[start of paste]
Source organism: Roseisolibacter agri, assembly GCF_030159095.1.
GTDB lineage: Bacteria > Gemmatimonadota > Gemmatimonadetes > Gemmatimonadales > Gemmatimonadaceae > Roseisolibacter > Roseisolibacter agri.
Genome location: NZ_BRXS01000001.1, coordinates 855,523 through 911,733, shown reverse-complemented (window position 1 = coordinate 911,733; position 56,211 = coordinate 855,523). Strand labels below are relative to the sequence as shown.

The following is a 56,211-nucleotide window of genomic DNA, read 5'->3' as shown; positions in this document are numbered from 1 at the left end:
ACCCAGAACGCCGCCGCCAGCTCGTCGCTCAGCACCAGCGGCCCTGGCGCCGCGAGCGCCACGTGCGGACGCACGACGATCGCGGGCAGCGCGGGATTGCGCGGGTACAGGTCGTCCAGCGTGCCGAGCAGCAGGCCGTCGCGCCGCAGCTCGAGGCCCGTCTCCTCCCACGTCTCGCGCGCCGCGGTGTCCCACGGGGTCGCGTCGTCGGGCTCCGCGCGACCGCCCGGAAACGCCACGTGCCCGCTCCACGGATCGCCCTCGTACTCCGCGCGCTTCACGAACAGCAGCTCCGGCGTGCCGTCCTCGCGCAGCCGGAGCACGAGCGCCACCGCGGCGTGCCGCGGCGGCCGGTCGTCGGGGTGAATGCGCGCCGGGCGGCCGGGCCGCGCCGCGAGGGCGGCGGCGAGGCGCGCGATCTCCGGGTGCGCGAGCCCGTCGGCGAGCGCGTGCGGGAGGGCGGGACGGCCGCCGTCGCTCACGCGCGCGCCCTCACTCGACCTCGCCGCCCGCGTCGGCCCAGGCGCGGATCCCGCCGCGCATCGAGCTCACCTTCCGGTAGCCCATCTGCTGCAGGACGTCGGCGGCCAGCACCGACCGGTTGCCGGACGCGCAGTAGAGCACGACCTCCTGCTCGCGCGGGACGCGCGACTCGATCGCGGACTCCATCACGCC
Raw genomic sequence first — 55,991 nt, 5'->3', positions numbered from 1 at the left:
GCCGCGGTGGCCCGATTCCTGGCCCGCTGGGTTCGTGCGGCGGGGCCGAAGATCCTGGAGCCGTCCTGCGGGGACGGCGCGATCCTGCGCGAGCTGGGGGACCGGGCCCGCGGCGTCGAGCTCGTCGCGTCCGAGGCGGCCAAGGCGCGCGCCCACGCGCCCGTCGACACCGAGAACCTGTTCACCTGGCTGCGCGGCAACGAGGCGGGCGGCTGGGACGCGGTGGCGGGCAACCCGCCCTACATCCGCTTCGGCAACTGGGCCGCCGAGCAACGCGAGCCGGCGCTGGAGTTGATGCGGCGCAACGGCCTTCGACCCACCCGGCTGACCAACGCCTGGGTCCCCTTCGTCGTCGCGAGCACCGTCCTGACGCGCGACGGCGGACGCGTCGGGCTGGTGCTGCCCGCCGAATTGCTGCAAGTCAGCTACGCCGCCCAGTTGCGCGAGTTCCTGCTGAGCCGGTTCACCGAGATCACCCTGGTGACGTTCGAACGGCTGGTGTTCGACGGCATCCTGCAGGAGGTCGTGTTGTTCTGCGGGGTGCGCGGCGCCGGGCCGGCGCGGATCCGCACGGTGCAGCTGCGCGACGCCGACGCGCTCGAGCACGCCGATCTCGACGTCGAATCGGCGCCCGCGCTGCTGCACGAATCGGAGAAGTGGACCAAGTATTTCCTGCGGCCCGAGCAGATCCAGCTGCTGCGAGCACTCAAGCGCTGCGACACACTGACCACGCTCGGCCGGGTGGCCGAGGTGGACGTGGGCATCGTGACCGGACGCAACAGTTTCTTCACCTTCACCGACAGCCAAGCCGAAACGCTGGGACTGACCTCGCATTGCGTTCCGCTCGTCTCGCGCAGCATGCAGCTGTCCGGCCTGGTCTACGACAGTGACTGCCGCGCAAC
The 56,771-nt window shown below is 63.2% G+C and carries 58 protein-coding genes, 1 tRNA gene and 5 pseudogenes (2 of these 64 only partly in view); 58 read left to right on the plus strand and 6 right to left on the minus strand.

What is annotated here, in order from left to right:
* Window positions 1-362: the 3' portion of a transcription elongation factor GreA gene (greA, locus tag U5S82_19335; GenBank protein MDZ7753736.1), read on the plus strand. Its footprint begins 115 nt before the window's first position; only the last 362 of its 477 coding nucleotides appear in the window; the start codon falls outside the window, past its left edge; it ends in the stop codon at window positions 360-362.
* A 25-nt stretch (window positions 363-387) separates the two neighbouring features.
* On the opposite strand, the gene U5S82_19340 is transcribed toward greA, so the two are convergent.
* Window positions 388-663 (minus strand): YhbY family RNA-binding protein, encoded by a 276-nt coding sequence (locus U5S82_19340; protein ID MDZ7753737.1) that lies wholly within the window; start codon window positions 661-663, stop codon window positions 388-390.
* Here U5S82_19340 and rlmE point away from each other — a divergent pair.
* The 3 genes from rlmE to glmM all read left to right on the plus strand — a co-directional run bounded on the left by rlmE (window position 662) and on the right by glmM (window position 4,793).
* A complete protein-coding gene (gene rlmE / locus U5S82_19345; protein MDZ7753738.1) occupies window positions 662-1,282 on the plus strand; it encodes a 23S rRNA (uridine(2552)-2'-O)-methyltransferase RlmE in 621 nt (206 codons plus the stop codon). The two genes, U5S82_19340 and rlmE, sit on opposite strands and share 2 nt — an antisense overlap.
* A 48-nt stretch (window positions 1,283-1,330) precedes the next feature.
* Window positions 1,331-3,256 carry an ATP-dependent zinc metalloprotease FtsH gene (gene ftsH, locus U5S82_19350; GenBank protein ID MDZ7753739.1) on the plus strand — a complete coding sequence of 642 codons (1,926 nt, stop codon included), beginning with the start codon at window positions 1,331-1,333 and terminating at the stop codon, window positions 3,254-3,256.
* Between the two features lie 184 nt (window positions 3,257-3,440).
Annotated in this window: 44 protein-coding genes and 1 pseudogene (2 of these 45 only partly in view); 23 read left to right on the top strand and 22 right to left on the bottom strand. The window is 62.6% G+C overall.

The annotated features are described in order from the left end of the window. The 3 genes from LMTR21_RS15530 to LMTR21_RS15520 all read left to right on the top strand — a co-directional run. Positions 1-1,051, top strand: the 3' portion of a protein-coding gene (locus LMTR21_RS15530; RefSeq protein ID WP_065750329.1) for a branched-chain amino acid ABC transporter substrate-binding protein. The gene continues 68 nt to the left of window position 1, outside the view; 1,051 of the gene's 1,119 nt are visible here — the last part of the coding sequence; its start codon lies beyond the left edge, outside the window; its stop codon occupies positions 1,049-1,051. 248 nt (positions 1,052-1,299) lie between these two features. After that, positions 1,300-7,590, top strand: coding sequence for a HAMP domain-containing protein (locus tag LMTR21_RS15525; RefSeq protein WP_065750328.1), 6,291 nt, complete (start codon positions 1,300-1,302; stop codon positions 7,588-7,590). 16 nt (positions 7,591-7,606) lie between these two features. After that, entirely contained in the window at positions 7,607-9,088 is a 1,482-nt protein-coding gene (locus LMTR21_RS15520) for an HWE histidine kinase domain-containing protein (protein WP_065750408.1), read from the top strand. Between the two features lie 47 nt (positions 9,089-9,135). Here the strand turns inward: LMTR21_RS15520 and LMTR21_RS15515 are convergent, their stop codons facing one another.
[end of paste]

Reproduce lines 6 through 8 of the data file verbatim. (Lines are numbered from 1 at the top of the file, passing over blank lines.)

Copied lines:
Raw genomic sequence first — 55,991 nt, 5'->3', positions numbered from 1 at the left:
GCCGCGGTGGCCCGATTCCTGGCCCGCTGGGTTCGTGCGGCGGGGCCGAAGATCCTGGAGCCGTCCTGCGGGGACGGCGCGATCCTGCGCGAGCTGGGGGACCGGGCCCGCGGCGTCGAGCTCGTCGCGTCCGAGGCGGCCAAGGCGCGCGCCCACGCGCCCGTCGACACCGAGAACCTGTTCACCTGGCTGCGCGGCAACGAGGCGGGCGGCTGGGACGCGGTGGCGGGCAACCCGCCCTACATCCGCTTCGGCAACTGGGCCGCCGAGCAACGCGAGCCGGCGCTGGAGTTGATGCGGCGCAACGGCCTTCGACCCACCCGGCTGACCAACGCCTGGGTCCCCTTCGTCGTCGCGAGCACCGTCCTGACGCGCGACGGCGGACGCGTCGGGCTGGTGCTGCCCGCCGAATTGCTGCAAGTCAGCTACGCCGCCCAGTTGCGCGAGTTCCTGCTGAGCCGGTTCACCGAGATCACCCTGGTGACGTTCGAACGGCTGGTGTTCGACGGCATCCTGCAGGAGGTCGTGTTGTTCTGCGGGGTGCGCGGCGCCGGGCCGGCGCGGATCCGCACGGTGCAGCTGCGCGACGCCGACGCGCTCGAGCACGCCGATCTCGACGTCGAATCGGCGCCCGCGCTGCTGCACGAATCGGAGAAGTGGACCAAGTATTTCCTGCGGCCCGAGCAGATCCAGCTGCTGCGAGCACTCAAGCGCTGCGACACACTGACCACGCTCGGCCGGGTGGCCGAGGTGGACGTGGGCATCGTGACCGGACGCAACAGTTTCTTCACCTTCACCGACAGCCAAGCCGAAACGCTGGGACTGACCTCGCATTGCGTTCCGCTCGTCTCGCGCAGCATGCAGCTGTCCGGCCTGGTCTACGACAGTGACTGCCGCGCAAC
The 56,771-nt window shown below is 63.2% G+C and carries 58 protein-coding genes, 1 tRNA gene and 5 pseudogenes (2 of these 64 only partly in view); 58 read left to right on the plus strand and 6 right to left on the minus strand.